I have not seen any hydraulic over air. All the trucks we run are just hydraulic and no free play at the throwout, adjustment is made at the pedal so the driver feels what would normally be freeplay.
    You also stated what was one of my questions to bowtie"The clutch itself shoud be a self adjusting type" so Is the clutch self adjuting?
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  8. #8
    Senior Member Iron Horse's Avatar
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    This is the bit that goes psst psst when you change gears in a Volvo .

    Air assist servo .
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    Just my 2.02 cents including GST .

  9. #9
    Senior Member Iron Horse's Avatar
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    Quote Originally Posted by hollywood View Post
    You also stated what was one of my questions to bowtie"The clutch itself shoud be a self adjusting type" so Is the clutch self adjuting?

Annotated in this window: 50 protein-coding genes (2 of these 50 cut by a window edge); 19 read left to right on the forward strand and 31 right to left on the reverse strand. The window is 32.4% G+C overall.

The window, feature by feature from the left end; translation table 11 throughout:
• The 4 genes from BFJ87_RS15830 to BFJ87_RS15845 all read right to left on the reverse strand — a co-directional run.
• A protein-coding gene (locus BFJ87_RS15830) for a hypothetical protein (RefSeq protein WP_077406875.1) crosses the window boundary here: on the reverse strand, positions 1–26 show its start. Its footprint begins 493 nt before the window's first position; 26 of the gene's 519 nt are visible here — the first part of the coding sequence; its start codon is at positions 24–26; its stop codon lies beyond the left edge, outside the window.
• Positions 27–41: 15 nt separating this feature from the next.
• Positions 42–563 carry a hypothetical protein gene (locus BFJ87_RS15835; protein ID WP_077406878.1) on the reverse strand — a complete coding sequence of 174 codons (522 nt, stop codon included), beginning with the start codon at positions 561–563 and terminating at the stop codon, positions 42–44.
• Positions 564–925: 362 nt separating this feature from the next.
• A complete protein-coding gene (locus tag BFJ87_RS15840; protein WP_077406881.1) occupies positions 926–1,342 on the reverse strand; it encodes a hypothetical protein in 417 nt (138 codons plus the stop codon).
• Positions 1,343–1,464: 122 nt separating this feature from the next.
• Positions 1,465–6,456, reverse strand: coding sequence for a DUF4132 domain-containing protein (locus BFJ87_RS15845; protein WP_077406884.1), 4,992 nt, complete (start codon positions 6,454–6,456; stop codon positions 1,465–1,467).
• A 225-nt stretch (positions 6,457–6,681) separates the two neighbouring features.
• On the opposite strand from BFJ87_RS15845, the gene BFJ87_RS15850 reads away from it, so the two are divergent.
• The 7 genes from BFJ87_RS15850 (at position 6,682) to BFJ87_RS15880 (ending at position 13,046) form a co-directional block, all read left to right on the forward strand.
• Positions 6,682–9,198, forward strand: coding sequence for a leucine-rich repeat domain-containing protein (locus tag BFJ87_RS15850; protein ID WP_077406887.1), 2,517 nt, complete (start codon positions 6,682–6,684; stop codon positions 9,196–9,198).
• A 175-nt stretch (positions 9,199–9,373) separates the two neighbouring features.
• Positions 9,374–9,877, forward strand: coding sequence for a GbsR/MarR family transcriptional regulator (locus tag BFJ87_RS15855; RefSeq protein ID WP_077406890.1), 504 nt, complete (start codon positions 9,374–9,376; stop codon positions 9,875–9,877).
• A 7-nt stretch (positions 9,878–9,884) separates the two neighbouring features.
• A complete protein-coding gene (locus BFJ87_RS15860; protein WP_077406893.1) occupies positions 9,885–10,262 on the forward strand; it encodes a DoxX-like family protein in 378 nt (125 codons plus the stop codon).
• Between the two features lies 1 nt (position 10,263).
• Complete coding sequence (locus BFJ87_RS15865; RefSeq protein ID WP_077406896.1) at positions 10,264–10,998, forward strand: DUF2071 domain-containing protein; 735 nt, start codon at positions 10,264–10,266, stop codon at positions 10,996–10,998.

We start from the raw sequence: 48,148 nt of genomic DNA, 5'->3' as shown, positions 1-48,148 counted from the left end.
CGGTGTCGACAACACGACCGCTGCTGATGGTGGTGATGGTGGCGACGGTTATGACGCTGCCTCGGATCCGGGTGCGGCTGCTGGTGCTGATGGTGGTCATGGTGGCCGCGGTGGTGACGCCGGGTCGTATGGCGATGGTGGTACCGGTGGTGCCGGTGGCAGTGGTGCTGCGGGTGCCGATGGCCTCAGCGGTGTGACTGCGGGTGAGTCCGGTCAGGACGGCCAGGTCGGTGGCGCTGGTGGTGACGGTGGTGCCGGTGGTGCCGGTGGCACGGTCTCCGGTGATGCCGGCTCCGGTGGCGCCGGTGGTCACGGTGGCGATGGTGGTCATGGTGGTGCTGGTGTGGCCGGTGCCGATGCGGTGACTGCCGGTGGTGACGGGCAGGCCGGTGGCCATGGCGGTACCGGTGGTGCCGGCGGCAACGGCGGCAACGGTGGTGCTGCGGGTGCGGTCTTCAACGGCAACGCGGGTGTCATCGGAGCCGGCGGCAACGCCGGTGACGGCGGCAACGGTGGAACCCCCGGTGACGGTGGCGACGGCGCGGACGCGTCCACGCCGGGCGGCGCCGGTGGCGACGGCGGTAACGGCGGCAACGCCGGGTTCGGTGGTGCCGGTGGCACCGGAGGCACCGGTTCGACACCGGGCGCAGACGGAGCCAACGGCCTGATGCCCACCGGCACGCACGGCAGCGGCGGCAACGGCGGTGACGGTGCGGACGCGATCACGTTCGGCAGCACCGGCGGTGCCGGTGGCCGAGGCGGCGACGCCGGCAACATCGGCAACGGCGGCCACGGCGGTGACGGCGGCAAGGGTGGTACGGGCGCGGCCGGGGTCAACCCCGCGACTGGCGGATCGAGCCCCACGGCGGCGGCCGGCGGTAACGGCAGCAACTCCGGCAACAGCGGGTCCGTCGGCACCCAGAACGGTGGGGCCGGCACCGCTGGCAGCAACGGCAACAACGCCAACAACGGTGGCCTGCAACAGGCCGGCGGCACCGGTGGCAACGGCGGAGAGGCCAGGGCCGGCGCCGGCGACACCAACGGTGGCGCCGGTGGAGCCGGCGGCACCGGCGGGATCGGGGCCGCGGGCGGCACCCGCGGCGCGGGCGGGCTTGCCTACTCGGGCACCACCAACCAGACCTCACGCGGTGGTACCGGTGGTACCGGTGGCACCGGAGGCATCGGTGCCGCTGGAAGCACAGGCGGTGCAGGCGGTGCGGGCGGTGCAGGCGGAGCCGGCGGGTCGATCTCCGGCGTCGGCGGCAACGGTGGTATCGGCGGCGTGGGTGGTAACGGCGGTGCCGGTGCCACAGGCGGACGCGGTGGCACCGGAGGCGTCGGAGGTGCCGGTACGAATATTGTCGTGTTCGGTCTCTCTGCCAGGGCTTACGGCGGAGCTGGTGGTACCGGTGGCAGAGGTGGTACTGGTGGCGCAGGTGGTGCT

I'm sorry , i overlooked this question earlier . I was referring to the pressure plate itself when i said it should be a self adjusting type . It depends on what pressure plate the factory used when it was specked with the 18 speed Eaton in lieu of the 14 speed syncro Volvo box . If they used an input shaft on the 18 speed that suited the Volvo clutch pack , then maybe not . But if they used a Spicer pressure plate , then i would think it should be a self adjusting type , i think they are called an "Easy Pedal" . They still need fine adjustment on the push rod to ensure the throwout bearing is not constantly spinning .
    Just my 2.02 cents including GST .

  10. #10
    Member hollywood's Avatar
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    Quote Originally Posted by Iron Horse View Post
    This is the bit that goes psst psst when you change gears in a Volvo .

    Air assist servo .

    Ours looks nothing like that. So the differance is that we are running the 10 speed in our fleet and don't need the air assist, we are also running the solo clutch.
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  11. #11
    Junior Member Juggernaut's Avatar
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    96 Volvo Clutch Brake

    I usually don't have a problem maintaining my own rig. I will tell ya folks that I'm not a commercial OTR operator. My rig is a registered motor home, a retired work horse. Been driving it for 4 years.